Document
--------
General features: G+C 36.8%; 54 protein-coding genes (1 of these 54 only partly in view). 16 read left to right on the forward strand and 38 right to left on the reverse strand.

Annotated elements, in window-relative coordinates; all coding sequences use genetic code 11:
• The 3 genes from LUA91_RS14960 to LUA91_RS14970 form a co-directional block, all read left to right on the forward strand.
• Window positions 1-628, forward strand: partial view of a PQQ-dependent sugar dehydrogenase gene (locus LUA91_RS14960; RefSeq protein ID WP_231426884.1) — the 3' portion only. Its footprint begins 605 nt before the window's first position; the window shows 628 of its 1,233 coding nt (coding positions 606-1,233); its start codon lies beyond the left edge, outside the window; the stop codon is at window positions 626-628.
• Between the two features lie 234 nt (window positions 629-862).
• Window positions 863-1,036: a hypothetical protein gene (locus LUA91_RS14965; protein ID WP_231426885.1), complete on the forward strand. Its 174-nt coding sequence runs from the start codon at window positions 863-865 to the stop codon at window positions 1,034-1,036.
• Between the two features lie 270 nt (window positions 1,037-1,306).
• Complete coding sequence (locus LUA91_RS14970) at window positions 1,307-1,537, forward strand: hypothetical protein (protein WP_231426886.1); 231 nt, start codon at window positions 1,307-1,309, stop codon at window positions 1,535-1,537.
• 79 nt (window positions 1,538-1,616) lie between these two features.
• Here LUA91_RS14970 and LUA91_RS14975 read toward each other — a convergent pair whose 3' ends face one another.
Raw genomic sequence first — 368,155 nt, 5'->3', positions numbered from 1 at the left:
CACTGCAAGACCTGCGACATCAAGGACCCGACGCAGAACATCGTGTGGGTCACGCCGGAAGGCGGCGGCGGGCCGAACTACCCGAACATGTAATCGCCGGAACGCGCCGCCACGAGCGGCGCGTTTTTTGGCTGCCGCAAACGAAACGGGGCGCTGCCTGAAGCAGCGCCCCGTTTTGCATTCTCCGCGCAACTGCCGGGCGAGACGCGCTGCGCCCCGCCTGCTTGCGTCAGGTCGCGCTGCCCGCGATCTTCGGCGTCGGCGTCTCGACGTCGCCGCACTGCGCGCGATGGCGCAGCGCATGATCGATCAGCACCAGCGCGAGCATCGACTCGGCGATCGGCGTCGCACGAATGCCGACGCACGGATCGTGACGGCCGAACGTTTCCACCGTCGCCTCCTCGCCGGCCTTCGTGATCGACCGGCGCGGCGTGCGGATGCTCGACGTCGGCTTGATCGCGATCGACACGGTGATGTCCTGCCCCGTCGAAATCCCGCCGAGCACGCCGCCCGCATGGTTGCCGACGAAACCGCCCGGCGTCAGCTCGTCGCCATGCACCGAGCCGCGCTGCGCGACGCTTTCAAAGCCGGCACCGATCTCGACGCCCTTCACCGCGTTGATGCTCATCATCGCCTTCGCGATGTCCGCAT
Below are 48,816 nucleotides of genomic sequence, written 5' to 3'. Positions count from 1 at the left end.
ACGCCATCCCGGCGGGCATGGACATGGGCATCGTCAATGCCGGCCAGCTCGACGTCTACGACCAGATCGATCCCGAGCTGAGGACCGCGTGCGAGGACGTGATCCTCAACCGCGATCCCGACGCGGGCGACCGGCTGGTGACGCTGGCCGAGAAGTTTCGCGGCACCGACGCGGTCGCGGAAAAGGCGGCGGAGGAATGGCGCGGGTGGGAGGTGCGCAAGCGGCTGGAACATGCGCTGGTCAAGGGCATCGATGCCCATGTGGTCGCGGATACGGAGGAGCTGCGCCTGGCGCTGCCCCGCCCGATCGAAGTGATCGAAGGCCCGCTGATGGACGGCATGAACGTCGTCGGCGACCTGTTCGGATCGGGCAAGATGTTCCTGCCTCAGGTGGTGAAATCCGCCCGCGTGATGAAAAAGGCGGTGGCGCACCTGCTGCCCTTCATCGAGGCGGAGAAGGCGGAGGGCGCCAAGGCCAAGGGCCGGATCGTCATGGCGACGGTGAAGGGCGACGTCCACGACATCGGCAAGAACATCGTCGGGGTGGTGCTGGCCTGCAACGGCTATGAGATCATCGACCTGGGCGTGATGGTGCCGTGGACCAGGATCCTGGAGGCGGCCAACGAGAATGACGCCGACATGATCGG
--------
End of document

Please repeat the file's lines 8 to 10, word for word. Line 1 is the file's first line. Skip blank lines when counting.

• Complete coding sequence (locus LUA91_RS14970) at window positions 1,307-1,537, forward strand: hypothetical protein (protein WP_231426886.1); 231 nt, start codon at window positions 1,307-1,309, stop codon at window positions 1,535-1,537.
• 79 nt (window positions 1,538-1,616) lie between these two features.
• Here LUA91_RS14970 and LUA91_RS14975 read toward each other — a convergent pair whose 3' ends face one another.